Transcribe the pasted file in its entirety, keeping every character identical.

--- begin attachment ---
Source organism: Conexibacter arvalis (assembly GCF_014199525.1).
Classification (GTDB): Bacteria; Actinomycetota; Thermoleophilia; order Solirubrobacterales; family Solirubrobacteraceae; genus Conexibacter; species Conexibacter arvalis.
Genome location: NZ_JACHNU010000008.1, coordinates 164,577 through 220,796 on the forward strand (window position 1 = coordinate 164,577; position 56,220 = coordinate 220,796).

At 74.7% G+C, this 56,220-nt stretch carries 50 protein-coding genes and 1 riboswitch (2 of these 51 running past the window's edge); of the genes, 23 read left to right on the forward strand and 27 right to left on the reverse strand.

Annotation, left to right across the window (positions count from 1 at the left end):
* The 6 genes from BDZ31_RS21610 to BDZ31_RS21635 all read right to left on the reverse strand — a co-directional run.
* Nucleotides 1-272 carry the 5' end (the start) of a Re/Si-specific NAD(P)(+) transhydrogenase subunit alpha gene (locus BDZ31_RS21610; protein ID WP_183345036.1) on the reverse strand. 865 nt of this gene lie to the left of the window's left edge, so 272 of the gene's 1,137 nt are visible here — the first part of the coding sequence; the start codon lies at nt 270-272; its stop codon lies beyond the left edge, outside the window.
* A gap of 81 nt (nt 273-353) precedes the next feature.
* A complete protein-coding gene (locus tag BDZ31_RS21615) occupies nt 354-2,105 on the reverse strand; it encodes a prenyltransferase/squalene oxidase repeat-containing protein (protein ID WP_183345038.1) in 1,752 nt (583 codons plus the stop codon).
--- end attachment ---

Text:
Source organism: Conexibacter arvalis (assembly GCF_014199525.1).
Classification (GTDB): Bacteria; Actinomycetota; Thermoleophilia; order Solirubrobacterales; family Solirubrobacteraceae; genus Conexibacter; species Conexibacter arvalis.
Genome location: NZ_JACHNU010000008.1, coordinates 164,577 through 220,796 on the forward strand (window position 1 = coordinate 164,577; position 56,220 = coordinate 220,796).

At 74.7% G+C, this 56,220-nt stretch carries 50 protein-coding genes and 1 riboswitch (2 of these 51 running past the window's edge); of the genes, 23 read left to right on the forward strand and 27 right to left on the reverse strand.

Annotation, left to right across the window (positions count from 1 at the left end):
* The 6 genes from BDZ31_RS21610 to BDZ31_RS21635 all read right to left on the reverse strand — a co-directional run.
* Nucleotides 1-272 carry the 5' end (the start) of a Re/Si-specific NAD(P)(+) transhydrogenase subunit alpha gene (locus BDZ31_RS21610; protein ID WP_183345036.1) on the reverse strand. 865 nt of this gene lie to the left of the window's left edge, so 272 of the gene's 1,137 nt are visible here — the first part of the coding sequence; the start codon lies at nt 270-272; its stop codon lies beyond the left edge, outside the window.
* A gap of 81 nt (nt 273-353) precedes the next feature.
* A complete protein-coding gene (locus tag BDZ31_RS21615) occupies nt 354-2,105 on the reverse strand; it encodes a prenyltransferase/squalene oxidase repeat-containing protein (protein ID WP_183345038.1) in 1,752 nt (583 codons plus the stop codon).